Country Music Hall of Famer Porter Wagoner Dead at 80
Country music legend Porter Wagoner, known for his country hits, avant-garde wardrobe, and boosting Dolly Parton’s career, died October 28 in Nashville. He was 80. The cause of death was lung cancer.
Wagoner, a longtime BMI songwriter, was born August 12, 1927 in the Ozark Mountains of Missouri. He began his career in 1951 at KWTO radio station in Springfield, MO, which led to a recording contract with RCA Victor that spawned such hits as “Company’s Comin” and the No.1 song “A Satisfied Mind”.
In 1957, he joined the Grand Ole Opry, hosting The Porter Wagoner Show for 21-years, working with Dolly Parton as his duet partner beginning in 1967. Viewers tuned into his syndicated program to catch his innovative approach to traditional country arrangements and legendary handmade rhinestone suits.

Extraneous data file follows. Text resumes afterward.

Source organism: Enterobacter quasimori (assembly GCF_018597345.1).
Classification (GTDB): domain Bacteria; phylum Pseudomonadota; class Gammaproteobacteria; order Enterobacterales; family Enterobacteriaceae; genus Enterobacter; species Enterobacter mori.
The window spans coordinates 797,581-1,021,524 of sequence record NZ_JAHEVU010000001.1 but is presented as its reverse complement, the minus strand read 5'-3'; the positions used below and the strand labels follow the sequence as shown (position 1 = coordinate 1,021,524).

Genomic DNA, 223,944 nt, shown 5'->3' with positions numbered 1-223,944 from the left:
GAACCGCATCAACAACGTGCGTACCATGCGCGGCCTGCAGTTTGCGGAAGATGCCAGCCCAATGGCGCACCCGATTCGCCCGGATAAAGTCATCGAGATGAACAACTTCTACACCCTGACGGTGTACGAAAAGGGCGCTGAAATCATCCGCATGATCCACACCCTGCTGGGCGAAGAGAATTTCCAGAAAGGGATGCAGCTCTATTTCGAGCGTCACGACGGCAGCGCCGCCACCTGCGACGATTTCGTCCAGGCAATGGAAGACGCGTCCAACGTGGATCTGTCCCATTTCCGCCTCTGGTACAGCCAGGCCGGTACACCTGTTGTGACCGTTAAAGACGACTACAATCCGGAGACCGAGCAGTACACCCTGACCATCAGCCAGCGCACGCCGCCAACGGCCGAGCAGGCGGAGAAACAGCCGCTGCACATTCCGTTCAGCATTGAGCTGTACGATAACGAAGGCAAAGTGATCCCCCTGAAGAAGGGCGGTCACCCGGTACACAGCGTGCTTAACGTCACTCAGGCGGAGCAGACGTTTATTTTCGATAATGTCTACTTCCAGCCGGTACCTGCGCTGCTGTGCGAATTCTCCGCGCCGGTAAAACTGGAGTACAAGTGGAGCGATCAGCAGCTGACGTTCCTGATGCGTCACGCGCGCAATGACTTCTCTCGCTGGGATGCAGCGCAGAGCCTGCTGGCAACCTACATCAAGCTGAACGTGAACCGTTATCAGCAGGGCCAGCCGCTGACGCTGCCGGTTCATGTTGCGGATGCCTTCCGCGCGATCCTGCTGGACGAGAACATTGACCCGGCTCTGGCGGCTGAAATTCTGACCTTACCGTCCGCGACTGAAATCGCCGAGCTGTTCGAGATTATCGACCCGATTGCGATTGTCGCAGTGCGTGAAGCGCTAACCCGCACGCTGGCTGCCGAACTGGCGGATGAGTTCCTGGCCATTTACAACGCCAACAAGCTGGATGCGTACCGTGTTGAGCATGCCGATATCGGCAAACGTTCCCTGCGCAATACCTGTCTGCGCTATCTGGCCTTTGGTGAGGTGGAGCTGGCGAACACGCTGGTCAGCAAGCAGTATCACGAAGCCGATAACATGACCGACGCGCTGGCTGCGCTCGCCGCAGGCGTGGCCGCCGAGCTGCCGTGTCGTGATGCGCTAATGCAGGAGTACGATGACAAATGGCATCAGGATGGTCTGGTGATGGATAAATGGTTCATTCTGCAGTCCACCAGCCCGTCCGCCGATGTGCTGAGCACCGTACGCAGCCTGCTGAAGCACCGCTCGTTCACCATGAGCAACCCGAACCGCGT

During their professional relationship, Wagoner and Parton won the Country Music Association’s Duo of the Year in 1970 and 1971 and recorded the hit duets “Just Someone I Used to Know,” “Making Plans” and “The Last Thing on My Mind.” A three-time Grammy winner and an inductee into the Country Music Hall of Fame, Wagoner recently released the album Wagonmaster, earning rave reviews and opening at Madison Square Garden for rock duo White Stripes. This year also marked his 50th anniversary with the Grand Ole Opry, prompting a celebration in his honor where Parton performed “I Will Always Love You”
Wagoner is survived by three children: daughters Debra and Denise, and son Richard.
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